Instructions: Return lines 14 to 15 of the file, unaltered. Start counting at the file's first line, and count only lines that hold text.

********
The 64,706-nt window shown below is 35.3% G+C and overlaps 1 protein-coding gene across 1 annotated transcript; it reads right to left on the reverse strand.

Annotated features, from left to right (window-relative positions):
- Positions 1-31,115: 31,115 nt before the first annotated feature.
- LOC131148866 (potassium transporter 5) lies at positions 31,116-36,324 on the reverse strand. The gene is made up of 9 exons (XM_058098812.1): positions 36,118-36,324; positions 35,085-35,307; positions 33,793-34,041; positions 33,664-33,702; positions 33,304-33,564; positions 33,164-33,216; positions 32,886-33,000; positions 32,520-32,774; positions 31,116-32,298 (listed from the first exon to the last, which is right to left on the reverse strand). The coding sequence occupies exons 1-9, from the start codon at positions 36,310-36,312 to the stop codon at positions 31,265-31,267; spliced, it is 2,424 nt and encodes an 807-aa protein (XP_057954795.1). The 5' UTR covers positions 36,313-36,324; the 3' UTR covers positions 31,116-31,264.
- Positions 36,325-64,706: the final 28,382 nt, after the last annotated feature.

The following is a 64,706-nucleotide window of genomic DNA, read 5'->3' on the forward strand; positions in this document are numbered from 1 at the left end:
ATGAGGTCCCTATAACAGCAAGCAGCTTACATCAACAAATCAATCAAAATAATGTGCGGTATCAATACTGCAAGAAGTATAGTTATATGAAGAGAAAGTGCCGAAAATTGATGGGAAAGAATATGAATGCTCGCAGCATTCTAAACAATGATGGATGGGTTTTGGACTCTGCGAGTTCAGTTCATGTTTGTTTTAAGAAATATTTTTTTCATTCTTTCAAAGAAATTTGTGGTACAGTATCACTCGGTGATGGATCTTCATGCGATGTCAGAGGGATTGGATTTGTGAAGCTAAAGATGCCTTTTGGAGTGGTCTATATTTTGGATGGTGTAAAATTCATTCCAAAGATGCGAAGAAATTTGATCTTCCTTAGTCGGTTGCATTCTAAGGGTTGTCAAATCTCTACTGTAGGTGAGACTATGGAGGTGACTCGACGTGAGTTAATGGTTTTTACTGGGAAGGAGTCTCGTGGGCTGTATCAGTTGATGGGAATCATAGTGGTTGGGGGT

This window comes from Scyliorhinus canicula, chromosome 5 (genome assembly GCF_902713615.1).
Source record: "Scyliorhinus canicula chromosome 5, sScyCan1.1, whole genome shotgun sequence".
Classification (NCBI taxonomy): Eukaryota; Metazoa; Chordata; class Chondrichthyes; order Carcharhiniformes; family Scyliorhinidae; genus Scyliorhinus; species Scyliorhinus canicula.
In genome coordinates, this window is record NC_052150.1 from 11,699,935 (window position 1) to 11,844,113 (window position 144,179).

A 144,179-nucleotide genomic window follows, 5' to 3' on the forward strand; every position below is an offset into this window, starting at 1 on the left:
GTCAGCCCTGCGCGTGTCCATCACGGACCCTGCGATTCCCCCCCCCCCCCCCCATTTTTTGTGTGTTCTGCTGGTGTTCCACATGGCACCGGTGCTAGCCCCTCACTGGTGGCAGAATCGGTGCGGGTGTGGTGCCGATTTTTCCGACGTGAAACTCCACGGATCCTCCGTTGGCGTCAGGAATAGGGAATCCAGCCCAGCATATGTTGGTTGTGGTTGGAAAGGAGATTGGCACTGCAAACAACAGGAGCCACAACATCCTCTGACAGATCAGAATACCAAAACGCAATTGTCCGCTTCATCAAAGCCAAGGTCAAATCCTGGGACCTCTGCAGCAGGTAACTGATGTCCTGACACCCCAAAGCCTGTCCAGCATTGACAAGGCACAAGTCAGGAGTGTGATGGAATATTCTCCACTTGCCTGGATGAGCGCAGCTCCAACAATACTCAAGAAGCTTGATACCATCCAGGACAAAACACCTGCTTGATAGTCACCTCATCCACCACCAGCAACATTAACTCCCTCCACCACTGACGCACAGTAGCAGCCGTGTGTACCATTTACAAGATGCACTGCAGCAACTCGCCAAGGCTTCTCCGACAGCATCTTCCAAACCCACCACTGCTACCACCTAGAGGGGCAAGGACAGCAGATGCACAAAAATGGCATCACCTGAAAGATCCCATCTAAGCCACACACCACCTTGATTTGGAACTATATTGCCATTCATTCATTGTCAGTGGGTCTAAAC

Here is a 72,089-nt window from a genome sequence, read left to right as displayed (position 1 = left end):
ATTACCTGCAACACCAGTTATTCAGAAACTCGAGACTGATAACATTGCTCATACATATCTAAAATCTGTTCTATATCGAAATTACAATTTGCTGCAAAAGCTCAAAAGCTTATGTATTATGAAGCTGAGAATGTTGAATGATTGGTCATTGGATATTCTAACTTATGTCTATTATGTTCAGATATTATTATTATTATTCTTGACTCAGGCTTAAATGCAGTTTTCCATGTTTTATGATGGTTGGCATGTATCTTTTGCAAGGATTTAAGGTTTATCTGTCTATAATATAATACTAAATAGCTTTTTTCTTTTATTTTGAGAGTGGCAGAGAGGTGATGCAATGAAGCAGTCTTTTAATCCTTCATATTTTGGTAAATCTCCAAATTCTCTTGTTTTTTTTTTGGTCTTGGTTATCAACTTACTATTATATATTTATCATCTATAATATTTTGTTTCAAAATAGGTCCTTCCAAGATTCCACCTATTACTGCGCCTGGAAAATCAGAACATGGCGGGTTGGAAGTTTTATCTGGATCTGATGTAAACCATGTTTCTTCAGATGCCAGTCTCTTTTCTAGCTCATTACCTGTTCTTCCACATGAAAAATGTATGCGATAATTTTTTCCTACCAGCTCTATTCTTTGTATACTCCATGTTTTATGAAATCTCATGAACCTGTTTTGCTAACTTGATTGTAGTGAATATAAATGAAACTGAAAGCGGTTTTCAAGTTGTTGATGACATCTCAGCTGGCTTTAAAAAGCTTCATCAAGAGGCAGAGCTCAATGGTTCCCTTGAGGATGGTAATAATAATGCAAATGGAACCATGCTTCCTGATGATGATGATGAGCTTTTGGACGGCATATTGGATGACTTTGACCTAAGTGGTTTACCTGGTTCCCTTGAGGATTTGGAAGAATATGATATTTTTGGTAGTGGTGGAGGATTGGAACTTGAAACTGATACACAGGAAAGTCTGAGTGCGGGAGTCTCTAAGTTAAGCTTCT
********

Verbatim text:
Here is a 72,089-nt window from a genome sequence, read left to right as displayed (position 1 = left end):
ATTACCTGCAACACCAGTTATTCAGAAACTCGAGACTGATAACATTGCTCATACATATCTAAAATCTGTTCTATATCGAAATTACAATTTGCTGCAAAAGCTCAAAAGCTTATGTATTATGAAGCTGAGAATGTTGAATGATTGGTCATTGGATATTCTAACTTATGTCTATTATGTTCAGATATTATTATTATTATTCTTGACTCAGGCTTAAATGCAGTTTTCCATGTTTTATGATGGTTGGCATGTATCTTTTGCAAGGATTTAAGGTTTATCTGTCTATAATATAATACTAAATAGCTTTTTTCTTTTATTTTGAGAGTGGCAGAGAGGTGATGCAATGAAGCAGTCTTTTAATCCTTCATATTTTGGTAAATCTCCAAATTCTCTTGTTTTTTTTTTGGTCTTGGTTATCAACTTACTATTATATATTTATCATCTATAATATTTTGTTTCAAAATAGGTCCTTCCAAGATTCCACCTATTACTGCGCCTGGAAAATCAGAACATGGCGGGTTGGAAGTTTTATCTGGATCTGATGTAAACCATGTTTCTTCAGATGCCAGTCTCTTTTCTAGCTCATTACCTGTTCTTCCACATGAAAAATGTATGCGATAATTTTTTCCTACCAGCTCTATTCTTTGTATACTCCATGTTTTATGAAATCTCATGAACCTGTTTTGCTAACTTGATTGTAGTGAATATAAATGAAACTGAAAGCGGTTTTCAAGTTGTTGATGACATCTCAGCTGGCTTTAAAAAGCTTCATCAAGAGGCAGAGCTCAATGGTTCCCTTGAGGATGGTAATAATAATGCAAATGGAACCATGCTTCCTGATGATGATGATGAGCTTTTGGACGGCATATTGGATGACTTTGACCTAAGTGGTTTACCTGGTTCCCTTGAGGATTTGGAAGAATATGATATTTTTGGTAGTGGTGGAGGATTGGAACTTGAAACTGATACACAGGAAAGTCTGAGTGCGGGAGTCTCTAAGTTAAGCTTCT